The inversion is alive and well!
Shares of telecom and cable TV equipment maker ARRIS Group (ARRS) soaring today on news it’s buying British set-top box maker Pace for $2.1 billion. Why? Because Suwanee, Georgia-based ARRIS plans to do an “inversion,” basing the new company in Britain and thus reducing considerably its U.S. tax burden. ARRIS saying the move will drop its non-GAAP tax rate to 26%-28%.
In recent months, Washington has been blasting U.S. firms for using inversions in order to pay less to Uncle Sam. Back in September, the Treasury Department issued new rules in an effort to discourage the practice. Those rule changes led pharmaceutical company AbbVie (ABBV) to call off what would have been the biggest-ever inversion-- its $55 billion purchase of Ireland’s Shire.
But Yahoo Finance Senior Columnist Michael Santoli thinks officials really haven’t done very much to sour companies on the idea.
“[Officials] made it less appealing basically by being noisy about it and try to shame the companies into not doing it,” he argues. “That was really the only way they did it. That wore off to some degree-- at least for these guys to strike a deal.”
Rob Cox, U.S. Editor at Reuters, doesn’t really see why the companies should be shamed, anyway.
“It’s the law, they are following the law,” he says. “The real problem is there is no actual tax reform that would make this unpalatable from a financial perspective.”
Santoli agrees, and isn’t holding his breath waiting for Congress to step in.
“It doesn’t seem like there is going to be any comprehensive tax reform package where you might have had more tangible restrictions on tax inversions coming into play,” he says. “In fact, GE’s (GE) recent move where they were shedding their financial liabilities, bringing all those profits back overseas, was kind of a signal that maybe nothing big is going to happen there.”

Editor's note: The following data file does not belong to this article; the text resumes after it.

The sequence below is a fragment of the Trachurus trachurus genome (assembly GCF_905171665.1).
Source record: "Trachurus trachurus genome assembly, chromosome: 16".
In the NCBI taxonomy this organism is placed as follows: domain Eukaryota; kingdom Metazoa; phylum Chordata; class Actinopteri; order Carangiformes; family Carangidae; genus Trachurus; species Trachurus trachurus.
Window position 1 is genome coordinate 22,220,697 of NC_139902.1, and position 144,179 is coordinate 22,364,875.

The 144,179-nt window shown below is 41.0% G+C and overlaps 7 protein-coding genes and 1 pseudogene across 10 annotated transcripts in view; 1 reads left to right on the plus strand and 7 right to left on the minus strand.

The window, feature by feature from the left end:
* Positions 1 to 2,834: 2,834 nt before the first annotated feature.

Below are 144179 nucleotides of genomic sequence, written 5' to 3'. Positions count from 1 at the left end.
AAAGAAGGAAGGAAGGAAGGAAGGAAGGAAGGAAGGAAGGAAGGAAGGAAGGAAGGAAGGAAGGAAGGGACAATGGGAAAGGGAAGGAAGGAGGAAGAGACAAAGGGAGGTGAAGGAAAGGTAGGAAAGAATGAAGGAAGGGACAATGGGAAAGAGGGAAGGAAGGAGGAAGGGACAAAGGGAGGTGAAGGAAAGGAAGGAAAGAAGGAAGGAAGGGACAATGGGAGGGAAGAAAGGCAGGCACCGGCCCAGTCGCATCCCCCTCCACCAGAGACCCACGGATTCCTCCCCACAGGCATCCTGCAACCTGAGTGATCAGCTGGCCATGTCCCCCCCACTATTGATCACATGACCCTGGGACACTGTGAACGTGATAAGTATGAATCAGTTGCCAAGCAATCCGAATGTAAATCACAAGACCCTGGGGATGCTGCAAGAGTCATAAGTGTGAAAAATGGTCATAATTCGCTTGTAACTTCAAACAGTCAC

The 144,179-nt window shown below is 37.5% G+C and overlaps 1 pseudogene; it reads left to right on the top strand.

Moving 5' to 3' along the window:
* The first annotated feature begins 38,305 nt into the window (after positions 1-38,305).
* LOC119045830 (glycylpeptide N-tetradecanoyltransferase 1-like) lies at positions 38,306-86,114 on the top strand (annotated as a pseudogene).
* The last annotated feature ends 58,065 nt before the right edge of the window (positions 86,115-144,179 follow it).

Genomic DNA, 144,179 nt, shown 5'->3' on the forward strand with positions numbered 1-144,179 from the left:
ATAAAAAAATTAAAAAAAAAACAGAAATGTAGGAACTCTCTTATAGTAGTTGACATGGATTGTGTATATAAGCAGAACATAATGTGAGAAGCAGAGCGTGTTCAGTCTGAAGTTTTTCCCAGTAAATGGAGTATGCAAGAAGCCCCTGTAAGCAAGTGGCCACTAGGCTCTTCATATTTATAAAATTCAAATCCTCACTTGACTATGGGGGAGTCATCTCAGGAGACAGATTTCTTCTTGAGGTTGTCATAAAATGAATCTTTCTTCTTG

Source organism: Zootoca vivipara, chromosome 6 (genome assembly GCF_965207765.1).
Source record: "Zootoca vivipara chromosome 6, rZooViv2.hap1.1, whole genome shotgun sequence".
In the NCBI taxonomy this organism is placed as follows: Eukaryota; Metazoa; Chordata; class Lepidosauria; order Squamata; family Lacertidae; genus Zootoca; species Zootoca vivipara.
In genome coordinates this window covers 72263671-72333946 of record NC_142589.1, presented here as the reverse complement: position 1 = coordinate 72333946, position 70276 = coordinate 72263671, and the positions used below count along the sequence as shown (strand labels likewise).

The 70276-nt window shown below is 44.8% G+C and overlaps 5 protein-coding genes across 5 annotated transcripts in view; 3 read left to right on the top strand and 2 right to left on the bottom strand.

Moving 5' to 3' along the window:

Santoli also points out it doesn’t appear ARRIS was solely motivated by the tax incentive.
“In theory it makes some kind of sense to be based in the U.K.,” he explains. “It’s not as if they’re going out and finding only the minimum-size company that would qualify.”
Cox thinks the math certainly makes sense.
“If I could swap my 42% tax liability today for a 26% tax liability tomorrow legally, then why wouldn’t I,” he asks. “It would be the right thing to do for your fiduciary duty to your shareholders.”
And Cox believes the real issue isn’t that companies try to avoid taxes, it’s that the system actually encourages them to do it.
“I don’t think it’s wrong what they’ve done,” he says. “It’s just a shame the tax code gives them an incentive to do this.”